Does this matter if someone benefits in the long run?
The answer is hinged on who benefits. Are the beneficiaries just the photographer, publisher, gallery, etc.? Or does the subject benefit? When speaking about the continued desire by photographers to photograph the Bowery, Rosler refers to subjects as “the victims of the camera”. This depiction of the subject as a victim raises interesting moral questions for photographers.
Can photography change situations?
I believe that photography can bring about change, and I feel that Martha Rosler believes it can too. Eugene and Aileen Smith documented the devastation of the Minamata village in Japan by the Chisso chemical plant. The victim’s (sometimes violent) campaign eventually gained successful redress. A highly edited version of the Smiths exposé appeared in the American magazine, Camera 35. The magazine’s editor, Jim Hughes, ran the article as, “Our Man of the Year”, giving more weight to the work of Eugene Smith as opposed to the plight of Minamata victims. Rosler states in the footnotes of her essay, that although she neither agrees nor disagrees with Eugene Smith’s photographic style, she does feel that “the Smith’s work at Minamata evidently was important in rallying support for the struggle throughout Japan”. For me, that is a clear admission by Rosler as to the possibility of photography as an instrument of change.
Do you think images of war are necessary to provoke change?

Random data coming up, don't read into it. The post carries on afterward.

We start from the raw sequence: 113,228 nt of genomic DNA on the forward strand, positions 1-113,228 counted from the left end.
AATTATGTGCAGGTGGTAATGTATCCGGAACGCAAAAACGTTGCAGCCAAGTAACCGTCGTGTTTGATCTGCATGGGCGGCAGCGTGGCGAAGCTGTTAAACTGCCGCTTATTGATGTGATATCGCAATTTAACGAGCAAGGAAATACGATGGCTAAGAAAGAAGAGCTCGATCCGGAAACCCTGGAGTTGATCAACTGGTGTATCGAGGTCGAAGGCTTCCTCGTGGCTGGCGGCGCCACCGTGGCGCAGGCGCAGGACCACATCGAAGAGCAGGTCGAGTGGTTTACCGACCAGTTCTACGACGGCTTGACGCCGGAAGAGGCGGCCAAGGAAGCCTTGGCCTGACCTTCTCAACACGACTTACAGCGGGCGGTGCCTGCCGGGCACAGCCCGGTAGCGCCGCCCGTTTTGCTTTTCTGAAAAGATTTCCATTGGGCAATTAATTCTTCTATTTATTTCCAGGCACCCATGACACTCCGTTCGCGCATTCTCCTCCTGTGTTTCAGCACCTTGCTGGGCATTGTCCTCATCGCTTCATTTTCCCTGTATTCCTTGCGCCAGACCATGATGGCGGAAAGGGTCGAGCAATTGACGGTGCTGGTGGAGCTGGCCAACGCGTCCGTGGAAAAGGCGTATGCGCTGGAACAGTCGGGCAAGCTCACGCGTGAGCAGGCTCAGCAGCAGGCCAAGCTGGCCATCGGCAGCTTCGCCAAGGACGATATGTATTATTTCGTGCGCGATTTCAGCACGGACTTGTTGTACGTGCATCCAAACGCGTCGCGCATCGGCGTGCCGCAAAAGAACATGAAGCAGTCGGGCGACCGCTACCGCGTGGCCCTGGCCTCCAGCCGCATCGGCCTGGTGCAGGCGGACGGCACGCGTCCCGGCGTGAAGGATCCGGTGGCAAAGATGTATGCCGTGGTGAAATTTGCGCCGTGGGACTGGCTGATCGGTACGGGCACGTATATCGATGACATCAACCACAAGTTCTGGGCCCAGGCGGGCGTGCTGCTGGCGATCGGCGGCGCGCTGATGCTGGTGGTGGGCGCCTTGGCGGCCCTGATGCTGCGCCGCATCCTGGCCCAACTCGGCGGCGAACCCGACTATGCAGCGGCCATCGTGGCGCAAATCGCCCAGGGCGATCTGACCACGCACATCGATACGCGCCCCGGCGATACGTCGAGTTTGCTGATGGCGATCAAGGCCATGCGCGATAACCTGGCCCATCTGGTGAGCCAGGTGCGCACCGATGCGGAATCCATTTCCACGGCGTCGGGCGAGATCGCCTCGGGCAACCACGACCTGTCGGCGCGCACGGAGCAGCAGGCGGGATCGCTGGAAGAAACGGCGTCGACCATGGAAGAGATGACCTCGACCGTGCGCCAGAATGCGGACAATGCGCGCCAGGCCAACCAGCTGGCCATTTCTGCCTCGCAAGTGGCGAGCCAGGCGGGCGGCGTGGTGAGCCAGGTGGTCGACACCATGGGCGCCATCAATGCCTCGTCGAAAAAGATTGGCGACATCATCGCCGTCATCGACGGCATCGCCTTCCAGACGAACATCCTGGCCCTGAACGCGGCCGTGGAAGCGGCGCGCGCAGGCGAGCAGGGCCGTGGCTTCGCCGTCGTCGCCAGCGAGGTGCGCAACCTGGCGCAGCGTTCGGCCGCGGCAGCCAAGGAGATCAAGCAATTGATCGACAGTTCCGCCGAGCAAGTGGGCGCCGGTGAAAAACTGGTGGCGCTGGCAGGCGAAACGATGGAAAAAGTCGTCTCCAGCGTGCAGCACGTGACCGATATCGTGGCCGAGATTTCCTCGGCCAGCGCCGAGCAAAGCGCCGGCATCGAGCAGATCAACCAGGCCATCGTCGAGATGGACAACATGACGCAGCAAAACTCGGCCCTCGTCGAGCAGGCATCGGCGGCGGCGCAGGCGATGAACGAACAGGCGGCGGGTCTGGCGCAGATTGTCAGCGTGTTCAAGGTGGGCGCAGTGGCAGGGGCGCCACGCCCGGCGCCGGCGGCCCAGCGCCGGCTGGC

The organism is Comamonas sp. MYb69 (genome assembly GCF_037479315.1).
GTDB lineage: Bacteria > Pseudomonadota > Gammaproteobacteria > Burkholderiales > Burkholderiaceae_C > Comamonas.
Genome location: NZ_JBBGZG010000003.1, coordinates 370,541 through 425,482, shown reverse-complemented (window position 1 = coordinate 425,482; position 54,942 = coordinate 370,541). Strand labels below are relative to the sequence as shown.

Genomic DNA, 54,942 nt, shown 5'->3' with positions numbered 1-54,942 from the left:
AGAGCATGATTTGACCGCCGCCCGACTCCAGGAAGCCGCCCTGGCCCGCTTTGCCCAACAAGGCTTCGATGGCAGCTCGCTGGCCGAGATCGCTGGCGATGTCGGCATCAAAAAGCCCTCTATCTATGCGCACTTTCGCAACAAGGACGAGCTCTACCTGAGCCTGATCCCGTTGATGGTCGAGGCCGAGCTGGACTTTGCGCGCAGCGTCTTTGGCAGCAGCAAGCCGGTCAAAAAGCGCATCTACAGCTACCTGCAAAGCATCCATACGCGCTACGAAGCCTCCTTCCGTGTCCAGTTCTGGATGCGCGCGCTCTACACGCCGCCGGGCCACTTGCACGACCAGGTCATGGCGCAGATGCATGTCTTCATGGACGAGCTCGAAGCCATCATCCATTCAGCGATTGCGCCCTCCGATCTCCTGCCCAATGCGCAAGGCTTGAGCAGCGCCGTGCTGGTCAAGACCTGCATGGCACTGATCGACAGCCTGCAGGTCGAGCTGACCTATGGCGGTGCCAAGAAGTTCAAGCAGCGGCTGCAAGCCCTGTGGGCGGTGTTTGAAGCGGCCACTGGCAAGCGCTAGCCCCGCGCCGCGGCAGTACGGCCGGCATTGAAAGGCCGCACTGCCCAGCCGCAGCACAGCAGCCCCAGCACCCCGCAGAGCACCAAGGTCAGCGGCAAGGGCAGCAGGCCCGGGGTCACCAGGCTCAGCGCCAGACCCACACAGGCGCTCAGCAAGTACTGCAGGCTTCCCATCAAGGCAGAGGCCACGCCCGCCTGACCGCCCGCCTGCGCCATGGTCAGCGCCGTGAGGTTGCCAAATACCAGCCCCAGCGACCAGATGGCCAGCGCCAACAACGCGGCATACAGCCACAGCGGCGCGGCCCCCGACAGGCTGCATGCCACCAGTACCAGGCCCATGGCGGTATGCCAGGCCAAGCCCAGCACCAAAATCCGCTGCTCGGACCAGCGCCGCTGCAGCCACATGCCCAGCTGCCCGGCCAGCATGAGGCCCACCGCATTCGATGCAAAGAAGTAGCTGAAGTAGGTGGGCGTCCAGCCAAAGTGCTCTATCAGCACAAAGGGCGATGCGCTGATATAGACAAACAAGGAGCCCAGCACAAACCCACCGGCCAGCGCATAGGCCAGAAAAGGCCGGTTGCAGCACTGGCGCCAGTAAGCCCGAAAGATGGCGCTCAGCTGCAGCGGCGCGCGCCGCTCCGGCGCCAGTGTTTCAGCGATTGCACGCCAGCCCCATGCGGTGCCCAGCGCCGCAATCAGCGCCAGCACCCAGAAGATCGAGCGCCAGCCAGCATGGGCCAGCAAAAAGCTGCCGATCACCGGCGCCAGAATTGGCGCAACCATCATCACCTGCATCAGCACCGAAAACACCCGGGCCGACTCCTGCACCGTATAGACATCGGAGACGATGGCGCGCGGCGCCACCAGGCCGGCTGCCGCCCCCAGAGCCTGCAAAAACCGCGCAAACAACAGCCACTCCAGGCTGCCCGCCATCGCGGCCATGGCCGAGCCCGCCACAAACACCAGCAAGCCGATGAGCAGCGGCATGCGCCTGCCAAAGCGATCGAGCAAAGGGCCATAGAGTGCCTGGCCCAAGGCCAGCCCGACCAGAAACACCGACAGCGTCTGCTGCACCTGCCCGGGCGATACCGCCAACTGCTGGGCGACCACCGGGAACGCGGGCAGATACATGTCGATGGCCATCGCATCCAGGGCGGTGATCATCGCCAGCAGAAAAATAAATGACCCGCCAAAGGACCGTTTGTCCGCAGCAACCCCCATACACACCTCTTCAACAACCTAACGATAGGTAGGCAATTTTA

To answer this question, my research took me a little further than the three essays. In the article, Horrific Blindness: Images of Death in Contemporary Media, David Campbell writes that during the Bosnian conflict, the BBC’s own “guidelines about what could and could not be shown in news reports effectively prevented images capable of representing the nature and extent of the ethnic cleaning from making it to the screen.” This led to the BBC’s own correspondent, Martin Bell, publicly declaring that he was unable to report on the reality of the conflict.
I don’t believe in the use of disturbing material just for the sake of using disturbing material. But if the images are necessary to communicate the reality of a situation, then I must agree with the materials use. Campbell endorses Ashrf Rushdy view that “images of terror – used responsibly – can foster a climate in which terror is no longer tolerated”